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Is it fine to use in "a very little" in such context?

In the last few days I have slept a very little.

Normally, in such context I use "a little bit" but I'm not sure if "a very little" is idiomatic, because I didn't hear people who use it. So I decided to check it out before I use it.

  • You don't use "a" with "very little", because little is not a noun. Technically, bit is a noun, so you use "a" with it. – user3169 May 21 '18 at 22:16
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Drop the "a" - "I slept very little" is the idiomatic version of this.

Compare "I had very little sleep".

  • Thank you. I edited my question based on your notes to be focus on the topic that I asked about. By the way what about "I slept little yesterday" (without "very")? and what about "I slept little bit yesterday" (it was not clear to me in your answer) – Judicious Allure May 21 '18 at 12:44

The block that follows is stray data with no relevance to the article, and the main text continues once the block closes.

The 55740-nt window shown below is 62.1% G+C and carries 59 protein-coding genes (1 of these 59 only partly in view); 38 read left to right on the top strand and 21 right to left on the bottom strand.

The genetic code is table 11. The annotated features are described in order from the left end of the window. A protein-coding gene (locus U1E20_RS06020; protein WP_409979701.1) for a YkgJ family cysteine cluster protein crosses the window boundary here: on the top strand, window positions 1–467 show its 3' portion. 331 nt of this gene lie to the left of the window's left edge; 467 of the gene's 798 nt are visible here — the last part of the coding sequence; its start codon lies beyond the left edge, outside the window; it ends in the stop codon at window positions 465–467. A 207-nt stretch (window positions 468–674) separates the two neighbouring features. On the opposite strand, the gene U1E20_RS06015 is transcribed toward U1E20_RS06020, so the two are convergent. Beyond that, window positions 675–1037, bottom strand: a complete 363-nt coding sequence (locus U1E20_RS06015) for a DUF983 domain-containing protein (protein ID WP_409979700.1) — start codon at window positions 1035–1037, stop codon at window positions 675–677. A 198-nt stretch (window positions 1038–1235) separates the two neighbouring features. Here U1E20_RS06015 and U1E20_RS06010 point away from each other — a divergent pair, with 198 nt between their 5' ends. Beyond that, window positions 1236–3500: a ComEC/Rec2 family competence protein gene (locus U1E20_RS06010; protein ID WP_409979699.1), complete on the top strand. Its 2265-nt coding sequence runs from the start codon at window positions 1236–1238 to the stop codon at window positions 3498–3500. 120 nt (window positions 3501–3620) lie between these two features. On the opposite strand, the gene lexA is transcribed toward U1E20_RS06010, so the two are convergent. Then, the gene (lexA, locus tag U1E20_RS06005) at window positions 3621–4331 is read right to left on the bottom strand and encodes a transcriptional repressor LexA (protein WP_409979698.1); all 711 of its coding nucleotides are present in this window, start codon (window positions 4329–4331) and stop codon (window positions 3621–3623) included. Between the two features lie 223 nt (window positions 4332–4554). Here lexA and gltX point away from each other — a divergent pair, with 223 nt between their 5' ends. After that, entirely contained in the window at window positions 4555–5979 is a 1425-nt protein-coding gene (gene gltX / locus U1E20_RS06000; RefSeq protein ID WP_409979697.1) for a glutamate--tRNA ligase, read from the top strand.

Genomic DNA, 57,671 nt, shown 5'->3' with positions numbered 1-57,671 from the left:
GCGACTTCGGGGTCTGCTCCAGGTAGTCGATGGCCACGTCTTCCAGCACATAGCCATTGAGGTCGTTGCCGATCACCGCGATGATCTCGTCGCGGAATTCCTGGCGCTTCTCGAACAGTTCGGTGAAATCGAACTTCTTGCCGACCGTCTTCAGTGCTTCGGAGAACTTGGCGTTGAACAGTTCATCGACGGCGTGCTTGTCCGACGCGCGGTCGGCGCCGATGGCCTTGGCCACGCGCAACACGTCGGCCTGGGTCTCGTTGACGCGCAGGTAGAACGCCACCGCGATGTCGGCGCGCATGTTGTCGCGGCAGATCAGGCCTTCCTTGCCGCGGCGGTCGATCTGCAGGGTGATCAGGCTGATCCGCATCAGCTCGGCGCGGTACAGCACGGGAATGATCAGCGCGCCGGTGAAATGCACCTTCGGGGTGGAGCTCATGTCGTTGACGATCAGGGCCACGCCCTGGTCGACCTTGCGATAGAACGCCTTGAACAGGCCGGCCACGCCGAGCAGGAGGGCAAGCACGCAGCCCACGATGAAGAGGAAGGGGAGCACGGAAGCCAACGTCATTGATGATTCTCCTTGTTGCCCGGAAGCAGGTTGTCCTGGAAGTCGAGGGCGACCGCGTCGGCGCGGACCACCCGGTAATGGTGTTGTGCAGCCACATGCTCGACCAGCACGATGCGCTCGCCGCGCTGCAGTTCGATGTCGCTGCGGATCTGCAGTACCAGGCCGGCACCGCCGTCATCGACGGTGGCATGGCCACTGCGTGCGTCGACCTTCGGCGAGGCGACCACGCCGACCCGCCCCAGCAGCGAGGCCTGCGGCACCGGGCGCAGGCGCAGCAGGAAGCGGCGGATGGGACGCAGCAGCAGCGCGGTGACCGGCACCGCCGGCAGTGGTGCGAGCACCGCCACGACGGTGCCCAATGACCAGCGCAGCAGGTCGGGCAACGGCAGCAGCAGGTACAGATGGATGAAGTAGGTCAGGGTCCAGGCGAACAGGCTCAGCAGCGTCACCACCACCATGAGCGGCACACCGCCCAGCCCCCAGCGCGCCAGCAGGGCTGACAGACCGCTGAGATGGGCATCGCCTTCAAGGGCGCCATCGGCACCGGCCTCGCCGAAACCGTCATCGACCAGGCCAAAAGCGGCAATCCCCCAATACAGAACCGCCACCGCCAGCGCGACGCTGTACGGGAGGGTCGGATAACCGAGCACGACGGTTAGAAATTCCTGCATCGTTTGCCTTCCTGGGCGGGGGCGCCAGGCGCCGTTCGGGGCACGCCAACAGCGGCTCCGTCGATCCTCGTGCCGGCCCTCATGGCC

• That would be technically correct, but considered highly poetic/downright incorrect in conversation - you can definitely say "I had little sleep", but "I slept little" sounds very strange to me. "little bit" is always used with "a" - "I slept a little bit", "could I have a little bit", etc. – ACascarino May 21 '18 at 12:49
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    You can use it with the "a" but it slightly changes the meaning. For example, "I slept a little" emphasises the fact that you did manage to get some sleep. But, "I slept [very] little" focusses on the fact that you didn't sleep as much as you wanted/needed. – James Random May 21 '18 at 12:56
  • @JamesRandom - very true, I completely missed that you can put "a" there! – ACascarino May 21 '18 at 12:58
  • @JamesRandom "I slept a little" is OK, but the real meaning is "I slept a little (while)". – user3169 May 21 '18 at 22:17

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